noun, plural a·man·u·en·ses [uh-man-yoo-en-seez] /əˌmæn yuˈɛn siz/.

a person employed to write what another dictates or to copy what has been written by another; secretary.

Origin of amanuensis

1610–20; < Latin (servus) āmanuēnsis, equivalent to ā- a-4 + manu-, stem of manus hand + -ēnsis -ensis Unabridged Based on the Random House Unabridged Dictionary, © Random House, Inc. 2019

Examples from the Web for amanuensis

Contemporary Examples of amanuensis

Historical Examples of amanuensis

  • For heaven's sake let us know, pray, pray let us know who was Lincoln's amanuensis?

  • Perhaps he lectured and the amanuensis took down what he said.



  • To Louise was consigned the office of librarian; to Petrea that of amanuensis.

    The Home

    Fredrika Bremer

  • If so, what is he but their amanuensis—the recorder of their decrees?

    The Story of My Life

    Egerton Ryerson

  • And there had been no more attempts to write letters by way of an amanuensis.

    Red Pepper Burns

    Grace S. Richmond

British Dictionary definitions for amanuensis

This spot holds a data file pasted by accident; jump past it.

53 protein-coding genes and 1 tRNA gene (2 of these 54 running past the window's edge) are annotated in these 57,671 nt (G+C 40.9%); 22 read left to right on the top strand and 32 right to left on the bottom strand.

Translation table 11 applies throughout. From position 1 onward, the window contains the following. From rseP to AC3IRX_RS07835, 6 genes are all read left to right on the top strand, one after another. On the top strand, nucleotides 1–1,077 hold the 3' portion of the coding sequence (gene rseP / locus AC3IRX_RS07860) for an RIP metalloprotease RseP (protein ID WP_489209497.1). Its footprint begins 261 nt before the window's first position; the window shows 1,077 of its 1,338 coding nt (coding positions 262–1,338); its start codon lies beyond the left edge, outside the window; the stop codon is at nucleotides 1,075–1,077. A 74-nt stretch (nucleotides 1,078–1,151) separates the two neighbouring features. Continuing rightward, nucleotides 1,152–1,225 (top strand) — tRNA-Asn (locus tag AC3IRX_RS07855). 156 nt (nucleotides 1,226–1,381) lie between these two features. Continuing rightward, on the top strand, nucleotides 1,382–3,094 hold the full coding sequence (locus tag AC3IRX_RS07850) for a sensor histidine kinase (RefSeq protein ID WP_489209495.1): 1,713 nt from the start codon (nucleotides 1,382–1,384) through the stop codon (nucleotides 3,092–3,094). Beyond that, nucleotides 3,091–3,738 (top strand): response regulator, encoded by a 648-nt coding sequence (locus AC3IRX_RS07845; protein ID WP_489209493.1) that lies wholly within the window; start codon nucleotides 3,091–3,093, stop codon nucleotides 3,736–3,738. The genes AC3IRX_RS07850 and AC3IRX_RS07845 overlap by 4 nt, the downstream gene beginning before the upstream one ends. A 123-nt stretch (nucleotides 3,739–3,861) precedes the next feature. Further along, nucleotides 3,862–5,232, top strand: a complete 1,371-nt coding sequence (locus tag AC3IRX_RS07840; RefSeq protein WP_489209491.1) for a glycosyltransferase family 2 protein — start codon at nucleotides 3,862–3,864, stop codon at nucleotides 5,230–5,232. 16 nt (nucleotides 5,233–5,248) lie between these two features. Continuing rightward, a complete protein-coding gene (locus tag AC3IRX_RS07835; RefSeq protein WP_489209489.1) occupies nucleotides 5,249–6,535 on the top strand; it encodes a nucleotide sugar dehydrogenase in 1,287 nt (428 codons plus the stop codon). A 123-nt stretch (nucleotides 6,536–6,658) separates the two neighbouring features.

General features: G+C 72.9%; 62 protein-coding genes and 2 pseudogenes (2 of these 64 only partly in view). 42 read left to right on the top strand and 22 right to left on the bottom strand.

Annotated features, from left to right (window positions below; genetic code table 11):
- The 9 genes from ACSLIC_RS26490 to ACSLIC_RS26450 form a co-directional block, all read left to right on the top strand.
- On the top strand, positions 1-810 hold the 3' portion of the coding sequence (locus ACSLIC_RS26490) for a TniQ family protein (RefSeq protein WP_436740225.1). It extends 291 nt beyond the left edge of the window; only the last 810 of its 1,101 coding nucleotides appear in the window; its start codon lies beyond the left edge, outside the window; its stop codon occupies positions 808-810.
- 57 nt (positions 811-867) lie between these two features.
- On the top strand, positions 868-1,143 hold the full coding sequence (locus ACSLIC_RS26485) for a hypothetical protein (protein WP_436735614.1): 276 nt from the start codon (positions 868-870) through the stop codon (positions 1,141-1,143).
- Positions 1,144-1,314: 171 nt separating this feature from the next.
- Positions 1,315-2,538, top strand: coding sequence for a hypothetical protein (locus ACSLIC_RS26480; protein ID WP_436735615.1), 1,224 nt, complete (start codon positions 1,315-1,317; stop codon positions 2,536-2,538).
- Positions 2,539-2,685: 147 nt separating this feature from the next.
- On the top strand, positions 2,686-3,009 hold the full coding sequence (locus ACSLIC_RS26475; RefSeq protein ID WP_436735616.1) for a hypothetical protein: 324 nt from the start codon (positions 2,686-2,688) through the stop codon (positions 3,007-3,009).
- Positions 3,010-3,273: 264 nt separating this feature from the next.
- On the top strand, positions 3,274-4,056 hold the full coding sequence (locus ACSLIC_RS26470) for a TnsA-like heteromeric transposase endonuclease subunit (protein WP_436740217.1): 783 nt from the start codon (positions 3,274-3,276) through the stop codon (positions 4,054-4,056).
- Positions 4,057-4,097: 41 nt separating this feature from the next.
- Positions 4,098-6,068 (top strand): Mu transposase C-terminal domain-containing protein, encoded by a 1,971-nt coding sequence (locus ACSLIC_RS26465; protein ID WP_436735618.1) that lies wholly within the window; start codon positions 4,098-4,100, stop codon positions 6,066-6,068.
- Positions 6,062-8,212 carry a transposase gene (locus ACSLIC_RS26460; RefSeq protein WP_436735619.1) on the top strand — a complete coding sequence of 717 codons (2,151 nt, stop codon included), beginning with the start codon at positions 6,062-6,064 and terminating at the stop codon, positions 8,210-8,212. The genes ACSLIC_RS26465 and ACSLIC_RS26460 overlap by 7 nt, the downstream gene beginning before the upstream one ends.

noun plural -ses (-siːz)

a person employed to take dictation or to copy manuscripts

Word Origin for amanuensis

C17: from Latin āmanuensis, from the phrase servus ā manū slave at hand (that is, handwriting)
Collins English Dictionary - Complete & Unabridged 2012 Digital Edition © William Collins Sons & Co. Ltd. 1979, 1986 © HarperCollins Publishers 1998, 2000, 2003, 2005, 2006, 2007, 2009, 2012

Word Origin and History for amanuensis

"one who takes dictation," 1610s, from Latin amanuensis "adjective used as a noun," from servus a manu "secretary," literally "servant from the hand," from a "from" + manu, ablative of manus "hand" (see manual (adj.)).

Online Etymology Dictionary, © 2010 Douglas Harper